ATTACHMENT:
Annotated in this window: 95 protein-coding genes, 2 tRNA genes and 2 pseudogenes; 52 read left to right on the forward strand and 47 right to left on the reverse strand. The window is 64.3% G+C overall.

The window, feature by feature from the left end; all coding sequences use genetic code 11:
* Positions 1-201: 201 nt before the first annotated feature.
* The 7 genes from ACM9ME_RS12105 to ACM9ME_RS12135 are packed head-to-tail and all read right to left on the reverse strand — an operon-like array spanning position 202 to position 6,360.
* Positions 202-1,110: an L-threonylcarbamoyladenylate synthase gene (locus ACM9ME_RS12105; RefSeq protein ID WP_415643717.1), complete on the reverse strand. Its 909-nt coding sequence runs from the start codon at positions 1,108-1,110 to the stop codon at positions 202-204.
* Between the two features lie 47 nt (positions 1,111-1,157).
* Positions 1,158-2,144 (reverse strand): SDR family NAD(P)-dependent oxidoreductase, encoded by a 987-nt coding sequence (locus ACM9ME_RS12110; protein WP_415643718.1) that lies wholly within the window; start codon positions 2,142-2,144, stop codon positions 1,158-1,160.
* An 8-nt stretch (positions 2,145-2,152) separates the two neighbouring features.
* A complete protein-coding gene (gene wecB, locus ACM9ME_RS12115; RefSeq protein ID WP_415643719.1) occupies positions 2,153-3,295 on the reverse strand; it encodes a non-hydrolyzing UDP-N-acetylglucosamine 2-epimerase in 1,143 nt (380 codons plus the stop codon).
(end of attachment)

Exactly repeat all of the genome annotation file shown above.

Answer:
Annotated in this window: 95 protein-coding genes, 2 tRNA genes and 2 pseudogenes; 52 read left to right on the forward strand and 47 right to left on the reverse strand. The window is 64.3% G+C overall.

The window, feature by feature from the left end; all coding sequences use genetic code 11:
* Positions 1-201: 201 nt before the first annotated feature.
* The 7 genes from ACM9ME_RS12105 to ACM9ME_RS12135 are packed head-to-tail and all read right to left on the reverse strand — an operon-like array spanning position 202 to position 6,360.
* Positions 202-1,110: an L-threonylcarbamoyladenylate synthase gene (locus ACM9ME_RS12105; RefSeq protein ID WP_415643717.1), complete on the reverse strand. Its 909-nt coding sequence runs from the start codon at positions 1,108-1,110 to the stop codon at positions 202-204.
* Between the two features lie 47 nt (positions 1,111-1,157).
* Positions 1,158-2,144 (reverse strand): SDR family NAD(P)-dependent oxidoreductase, encoded by a 987-nt coding sequence (locus ACM9ME_RS12110; protein WP_415643718.1) that lies wholly within the window; start codon positions 2,142-2,144, stop codon positions 1,158-1,160.
* An 8-nt stretch (positions 2,145-2,152) separates the two neighbouring features.
* A complete protein-coding gene (gene wecB, locus ACM9ME_RS12115; RefSeq protein ID WP_415643719.1) occupies positions 2,153-3,295 on the reverse strand; it encodes a non-hydrolyzing UDP-N-acetylglucosamine 2-epimerase in 1,143 nt (380 codons plus the stop codon).